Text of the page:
Overfishing – No
|Season||Open. *If landings reach the stock ACL, harvest will be prohibited for the remainder of the fishing year.||Season||Open. *If landings reach the stock ACL, harvest will be prohibited for the remainder of the fishing year.|
|Minimum Size Limit||12 inches total length||Minimum Size Limit||12 inches total length|
|Bag Limit||Within the 10-snapper aggregate bag limit which includes gray, mutton, yellowtail, cubera, queen, blackfin, wenchman, and silk snappers.||Trip Limit||none|
|Permit||State issued recreational license/angler registry, federal angler registry or Federal charter/headboat permit for reef fish||Permit||Commercial vessel permit for reef fish is required.|
|Gear||Non-stainless steel circle hooks are required when fishing with natural baits. At least one dehooking device is required and must be used to remove hooks.||Gear||Non-stainless steel circle hooks are required when fishing with natural baits. At least one dehooking device is required and must be used to remove hooks.|
|Sector||Annual Catch Limit|
Cubera snapper, also known as Cuban snapper, inhabit the western Atlantic Ocean from Nova Scotia south to Brazil; however, it tends to frequent tropical waters. This fish is the largest snapper in its geographical distribution. Cubera snapper may often be confused with gray (mangrove) snapper because of its similar coloration. It is dark to pale reddish gray. This fish tends to have a slenderer body than other snappers. Juveniles can have pale bars along their sides but these fade with age. Comparatively little is known about this species of snapper.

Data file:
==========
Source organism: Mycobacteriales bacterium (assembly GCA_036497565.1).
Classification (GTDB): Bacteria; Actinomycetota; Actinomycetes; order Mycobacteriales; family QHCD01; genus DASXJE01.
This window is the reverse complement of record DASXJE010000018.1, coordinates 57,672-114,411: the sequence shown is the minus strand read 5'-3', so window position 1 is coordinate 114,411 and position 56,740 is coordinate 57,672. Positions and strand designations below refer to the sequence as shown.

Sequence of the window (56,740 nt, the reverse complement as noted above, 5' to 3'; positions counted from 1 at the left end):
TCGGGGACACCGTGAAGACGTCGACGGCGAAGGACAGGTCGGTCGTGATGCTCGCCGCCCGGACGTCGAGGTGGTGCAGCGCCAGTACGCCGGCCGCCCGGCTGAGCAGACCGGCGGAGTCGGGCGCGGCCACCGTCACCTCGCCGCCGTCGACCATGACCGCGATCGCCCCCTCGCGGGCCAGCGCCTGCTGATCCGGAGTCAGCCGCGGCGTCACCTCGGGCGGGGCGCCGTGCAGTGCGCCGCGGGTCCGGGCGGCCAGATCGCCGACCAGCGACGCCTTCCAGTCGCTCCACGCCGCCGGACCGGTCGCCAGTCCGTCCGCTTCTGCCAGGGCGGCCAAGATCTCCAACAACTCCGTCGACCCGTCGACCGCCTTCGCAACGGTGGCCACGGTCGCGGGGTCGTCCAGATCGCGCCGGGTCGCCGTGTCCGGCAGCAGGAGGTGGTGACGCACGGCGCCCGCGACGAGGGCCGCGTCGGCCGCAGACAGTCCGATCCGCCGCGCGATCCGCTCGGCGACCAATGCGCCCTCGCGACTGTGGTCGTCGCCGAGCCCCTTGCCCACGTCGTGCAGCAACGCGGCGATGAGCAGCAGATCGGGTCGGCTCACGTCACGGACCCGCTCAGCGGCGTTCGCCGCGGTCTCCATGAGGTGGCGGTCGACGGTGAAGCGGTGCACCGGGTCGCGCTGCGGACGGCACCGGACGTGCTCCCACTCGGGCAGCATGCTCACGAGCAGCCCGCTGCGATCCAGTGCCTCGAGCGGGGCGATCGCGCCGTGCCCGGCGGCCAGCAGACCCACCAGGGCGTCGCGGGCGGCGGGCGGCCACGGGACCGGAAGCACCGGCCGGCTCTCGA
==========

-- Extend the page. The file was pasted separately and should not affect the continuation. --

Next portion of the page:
Maximum observed age: 55 years1
Age at maturity: ~ 4 to 5 years2
Maximum weight: 125.66 pounds (57 kilograms)3
Maximum length: 63 inches (160.02 centimeters)4
Life History and Distribution
Cubera snapper is rarely seen above Florida and in the Gulf of Mexico. Adults are solitary reef-associated fish, inhabiting nearshore rocky ledges and overhangs. To spawn, cubera snapper aggregate over deep water to release their eggs. Spawning occurs in late summer in the Caribbean. Eggs are released offshore, and pelagic larvae are carried by currents. Juveniles shelter from predators in inshore mangrove and seagrass habitats.
- Burton, Michael & Potts, Jennifer. (2017). Age, growth, & natural mortality of cubera snapper, Lutjanus cyanopterus, from the southeastern United States. Bulletin of Marine Science. 93. 10.5343/bms.2016
- Farmer, N.A., Malinowski, R.P., McGovern, M.F. and Rubec, P.J. (2016), Stock Complexes for Fisheries Management in the Gulf of Mexico. Marine and Coastal Fisheries, 8: 177-201. doi:1080/19425120.2015.1024359
- Lieske, E. and R. Myers, 1994. Collins Pocket Guide. Coral reef fishes. Indo-Pacific & Caribbean including the Red Sea. Harper Collins Publishers, 400 p.
- Allen, G.R., 1985. FAO Species Catalogue. Vol. 6. Snappers of the world. An annotated and illustrated catalogue of lutjanid species known to date. FAO Fish. Synop. 125(6):208 p. Rome: FAO.